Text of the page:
With an understanding about the mechanics of the dog tag reporting, other refugees described similar POW/MIA disinformation conducted by the Lao state security apparatus that fed bogus POW/MIA information to targeted antigovernment resistance groups in Thailand. The Lao objective was to induce such groups to recruit followers to be sent across the Mekong River into Laos where they would walk into an ambush and be captured or killed. Intelligence analysts later concluded this same practice had been employed by Viet Nam. It was evident that both Laos and Viet Nam had been responsible for helping to create many antigovernment dissident groups through "sting" operations. These operations manufactured mythical threats to the State and Communist party that the state security professionals easily neutralized, using the threats that the Interior Ministry forces had created to justify the need for heightened vigilance against external antigovernment forces that Viet Nam and Lao state security professionals had themselves created.
The combination of these two factors, meddling and foreign disinformation, were key factors that inhibited Washington's ability to come to grips with the Southeast Asian dynamics of the POW/MIA issue. Even when DIA's inspector general staff noted the adverse impact of the meddling, DIA's officials refused to act and correct the adverse impact on POW/MIA intelligence. Anecdotal evidence suggests the flood of disinformation continues to this very day. The disinformation and external meddling never rated a public hearing by the Senate Select Committee.
At the first public hearing conducted by the Senate Select Committee on POW/MIA Affairs, the Select Committee Chair, Senator John Kerry, voiced his opinion that when the Select Committee's work was completed, Americans would have to decide for themselves if Americans remained alive in captivity in Southeast Asia.
In the fall of 1992, I completed for Senator John Kerry an extensive analysis of hundreds of cases of unaccounted for Americans, missing servicemen who offered the best potential for survival, cases that Senator Kerry wanted to present to Viet Nam and press for an accounting. My inquiry was not limited to the government's priority cases. Instead, I was asked to take my own look. In the analysis I prepared for Senator Kerry, I noted that those cases that appeared to represent the greatest possibility for life in terms of our knowledge in 1973, represented individuals who we now have a strong basis for believing had died long before 1973. Senator Kerry returned from his trip to Viet Nam in the fall of 1992. I was to meet with him and turn in my completed study, placing at the top those cases that offered the best of the best possibilities for survival. Soon after his return the senator called me to meet with him.
"Wait a minute, Wick," he began. "I want to see the best cases, the very best ones." Clearly, he was agitated.
"That's what you're looking at, Senator," I replied.
"But these guys are all dead! You don't understand, Wick, I want to see the ones about the guys that might be still alive."
"Senator, these are the best."
Senator John Kerry just sat there and stared at the cases I had provided, finally shaking his head.
"Thank you," he said. Our meeting was over.
As Senator Kerry noted at that first public hearing, each American may have to decide the truth or fiction of the notion that some Americans may still be alive. Although the hew and cry of live POWs has largely disappeared from the media, there are those who still hold fast to the belief that at least one prisoner remains alive in captivity, somewhere.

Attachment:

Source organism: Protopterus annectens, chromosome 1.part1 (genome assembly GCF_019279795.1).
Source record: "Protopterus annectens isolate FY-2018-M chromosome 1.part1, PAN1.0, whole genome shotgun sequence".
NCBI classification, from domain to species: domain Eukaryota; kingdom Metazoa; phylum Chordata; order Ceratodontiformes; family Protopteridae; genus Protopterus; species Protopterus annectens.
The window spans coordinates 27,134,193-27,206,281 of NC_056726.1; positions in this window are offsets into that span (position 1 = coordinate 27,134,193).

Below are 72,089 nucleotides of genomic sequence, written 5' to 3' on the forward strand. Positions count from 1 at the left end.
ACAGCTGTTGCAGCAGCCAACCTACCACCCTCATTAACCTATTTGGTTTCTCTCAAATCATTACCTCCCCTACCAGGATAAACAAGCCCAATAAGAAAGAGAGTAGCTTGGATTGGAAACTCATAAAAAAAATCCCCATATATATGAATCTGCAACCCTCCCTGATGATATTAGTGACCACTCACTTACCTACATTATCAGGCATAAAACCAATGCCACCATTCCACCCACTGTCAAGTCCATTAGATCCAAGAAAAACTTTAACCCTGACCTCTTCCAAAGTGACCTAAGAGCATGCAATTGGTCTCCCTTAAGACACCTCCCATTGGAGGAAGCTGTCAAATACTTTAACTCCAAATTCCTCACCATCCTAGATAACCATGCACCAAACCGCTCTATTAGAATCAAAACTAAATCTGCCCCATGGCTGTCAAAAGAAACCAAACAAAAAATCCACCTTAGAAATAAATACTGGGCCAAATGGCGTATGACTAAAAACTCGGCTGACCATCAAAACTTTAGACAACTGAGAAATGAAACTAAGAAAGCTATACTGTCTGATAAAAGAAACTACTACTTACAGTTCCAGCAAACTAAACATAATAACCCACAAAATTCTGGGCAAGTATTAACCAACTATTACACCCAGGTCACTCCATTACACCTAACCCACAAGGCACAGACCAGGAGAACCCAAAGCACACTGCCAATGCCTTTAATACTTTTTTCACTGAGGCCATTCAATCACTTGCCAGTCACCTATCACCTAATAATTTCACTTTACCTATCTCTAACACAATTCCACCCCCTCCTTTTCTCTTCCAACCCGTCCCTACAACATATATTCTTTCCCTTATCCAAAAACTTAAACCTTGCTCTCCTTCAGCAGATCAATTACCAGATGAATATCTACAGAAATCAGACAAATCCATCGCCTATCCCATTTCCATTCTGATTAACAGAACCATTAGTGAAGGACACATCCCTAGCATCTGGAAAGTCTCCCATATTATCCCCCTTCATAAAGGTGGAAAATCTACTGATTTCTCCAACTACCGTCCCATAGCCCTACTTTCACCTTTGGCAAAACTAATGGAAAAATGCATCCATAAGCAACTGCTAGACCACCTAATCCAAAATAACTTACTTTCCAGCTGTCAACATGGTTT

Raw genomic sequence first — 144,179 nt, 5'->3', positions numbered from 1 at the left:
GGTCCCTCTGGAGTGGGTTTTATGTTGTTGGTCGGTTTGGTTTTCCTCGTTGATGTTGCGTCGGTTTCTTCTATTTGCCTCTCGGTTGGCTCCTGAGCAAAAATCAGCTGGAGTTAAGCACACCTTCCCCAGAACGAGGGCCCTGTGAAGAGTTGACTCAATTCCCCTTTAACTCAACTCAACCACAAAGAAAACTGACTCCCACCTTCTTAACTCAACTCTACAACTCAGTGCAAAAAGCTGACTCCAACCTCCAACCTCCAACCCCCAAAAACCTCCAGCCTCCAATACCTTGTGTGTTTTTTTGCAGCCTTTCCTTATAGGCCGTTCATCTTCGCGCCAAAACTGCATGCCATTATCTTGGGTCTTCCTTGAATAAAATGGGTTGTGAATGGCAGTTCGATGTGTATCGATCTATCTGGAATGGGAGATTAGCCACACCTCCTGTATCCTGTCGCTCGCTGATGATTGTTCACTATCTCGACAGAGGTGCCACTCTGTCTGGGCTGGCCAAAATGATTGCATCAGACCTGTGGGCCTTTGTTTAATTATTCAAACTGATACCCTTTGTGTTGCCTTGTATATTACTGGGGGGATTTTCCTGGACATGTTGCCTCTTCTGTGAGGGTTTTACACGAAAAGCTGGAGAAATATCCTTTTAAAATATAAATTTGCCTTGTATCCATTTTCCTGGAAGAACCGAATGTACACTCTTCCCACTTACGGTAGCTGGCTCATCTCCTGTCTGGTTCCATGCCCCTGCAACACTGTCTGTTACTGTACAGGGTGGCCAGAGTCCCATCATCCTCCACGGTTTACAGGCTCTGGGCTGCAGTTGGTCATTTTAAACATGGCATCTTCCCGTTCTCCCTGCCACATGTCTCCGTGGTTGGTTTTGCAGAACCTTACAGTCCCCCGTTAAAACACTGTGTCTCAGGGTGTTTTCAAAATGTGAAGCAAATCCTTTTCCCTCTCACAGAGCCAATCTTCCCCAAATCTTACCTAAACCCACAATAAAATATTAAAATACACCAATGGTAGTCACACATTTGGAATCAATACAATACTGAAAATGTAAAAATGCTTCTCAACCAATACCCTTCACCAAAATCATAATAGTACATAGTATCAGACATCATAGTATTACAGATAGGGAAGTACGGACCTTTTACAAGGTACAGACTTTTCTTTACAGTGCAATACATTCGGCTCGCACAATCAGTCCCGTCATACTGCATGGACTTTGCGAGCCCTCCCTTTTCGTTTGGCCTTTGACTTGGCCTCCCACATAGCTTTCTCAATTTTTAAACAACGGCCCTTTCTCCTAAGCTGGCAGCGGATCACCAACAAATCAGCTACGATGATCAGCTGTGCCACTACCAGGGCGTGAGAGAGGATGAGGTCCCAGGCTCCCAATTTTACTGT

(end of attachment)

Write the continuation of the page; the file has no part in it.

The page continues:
At the start of 1992, several foreign service officers from the Department of State visited with the staff of the Senate Select Committee. The purpose of their visit was, in part, to see what they could do to help answer any questions. My own question was roughly as follows:
United States normalization policy vis-a-vis Viet Nam is based on a road map designed by Washington. Most of that road map has appeared in the press. My question is quite simple:
What is Viet Nam's road map?
My question was not answered.
The POW/MIA issue has always been a part of United States strategy in dealing with Viet Nam, just as the POW/MIA issue has always been part of Viet Nam's strategy in dealing with the United States in the post-war era. However, the adoption in the 1980s by the National Security Council staff of the notion that the POW/MIA issue was an issue to be negotiated separately from other foreign policy issues, was bad strategy and bad policy. This flaw permitted the exploitation of the grief of the families of our unaccounted-for servicemen, thus making a mockery of the claim by both sides that resolving the fate of the unaccounted-for was truly a humanitarian endeavor.
Having lost the moral high ground, Washington slumped into a defensive mode through most of the decade of the 1980s, unable to counter effectively the disinformation crafted by Southeast Asian Communist intelligence services on the one hand, and on the other, the bone merchants and exploiters who sought to profit from the selling of human remains.
If there was a fundamental failure on the U.S. side, it was in failing to address adequately Viet Nam's plans and intentions. From that blindness, we adopted a flawed POW/MIA policy at the start of the 1980s that replicated the fundamental ignorance that led to the Viet Nam War of two decades earlier.
There simply must be a better way to do things. I challenge those of you who are here today to find that way.
Copyright © Sedgwick Tourison, 1996, Crofton, MD.
document may not be reproduced in whole or in part without the author's written